Mr. Tannen, next to closing, had a quite a tussle to get ‘em following the long-winded “Bleaty Bleaty” preceding, but accomplished his usual hit by dint of perseverance coupled with an unapproachable monolog delivery. Mr Tannen has a few old ones mixed in with newer material. They all went over for laughs old and new. Before having the stage Mr. Tannen requested the audience to wait for the Donald Sisters a rather commendable and courteous act by Tannen, quite in line with his manly and polished stage personality.
Adelaide Bell and company caught a thoroughly quieted down audience third, pleasing with a series of acrobatic and legmania dances. During the time allotted Miss Bell for costume changes her male accompanist pounded out piano selection, none above ordinary, but filling in satisfactorily. Miss Bell’s high score was made with a couple of contortion dances, one of which brought forth some corking ankle twisting and kicks.
Paramo, second, brought back memories of the old museum acts with his one-string fiddle and trick harmonica playing. He also plays an auto-harp, also resurrected from the dark ages. The Paramo style of turn is so old it apparently was new to most of the Brighton audience. A vocal number early in the act would be increased in value of Paramo would enunciate so that the words could be distinguished. The turn went over well for the spot.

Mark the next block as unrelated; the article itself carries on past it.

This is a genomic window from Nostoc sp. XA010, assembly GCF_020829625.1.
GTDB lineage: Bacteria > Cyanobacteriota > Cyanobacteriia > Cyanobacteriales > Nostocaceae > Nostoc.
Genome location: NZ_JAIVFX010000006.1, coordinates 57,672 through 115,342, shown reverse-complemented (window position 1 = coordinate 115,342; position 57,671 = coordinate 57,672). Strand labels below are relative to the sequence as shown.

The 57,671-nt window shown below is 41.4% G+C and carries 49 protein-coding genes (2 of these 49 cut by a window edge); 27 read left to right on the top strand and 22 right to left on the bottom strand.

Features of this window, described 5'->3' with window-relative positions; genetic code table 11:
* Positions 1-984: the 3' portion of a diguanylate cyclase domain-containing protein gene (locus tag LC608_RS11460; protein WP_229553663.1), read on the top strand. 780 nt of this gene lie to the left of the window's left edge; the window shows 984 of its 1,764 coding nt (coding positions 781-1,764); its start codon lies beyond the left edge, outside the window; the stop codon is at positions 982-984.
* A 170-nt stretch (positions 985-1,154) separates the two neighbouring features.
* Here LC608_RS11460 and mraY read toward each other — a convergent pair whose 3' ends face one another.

Frank Wilcox and Co., presenting “Ssh-h,” a farcical sketch of old-fashioned construction and very familiar situations, lifted the roof with the storm of laughs and applause accorded their efforts. It’s all been done time and time again, but as played by Mr. Wilcox and a company of legitimate players of proven ability the sketch is a howl from opening to tag line. As a sure-fire comedy scream “Ssh-h” qualified as a topnotcher.
Tom and Kitty O’Meara, following, also landed heavily with a series of character and ball room dances. The old-fashioned minuet, prettily costumed and expertly performed, was picked for a thunderous hand. The Bowery tough dance also pulled a gale of applause, but it is overdrawn, nevertheless, and would be more effective if toned down.
Kate Elinor [sic] and Sam Williams were a comedy riot and a tower of strength to the first half. Appearing number four, they doubled up the house for a continuous stream of laughs, Miss Elinore’s pop gun working with its usual surefire effect. She is a favorite at the Brighton and the crowd gave her a great send-off. Mr. Williams piano-loged a couple of pop numbers for heavy returns. Although a bit inclined to staginess he makes a capital foil for Miss Elinore’s comedy antics.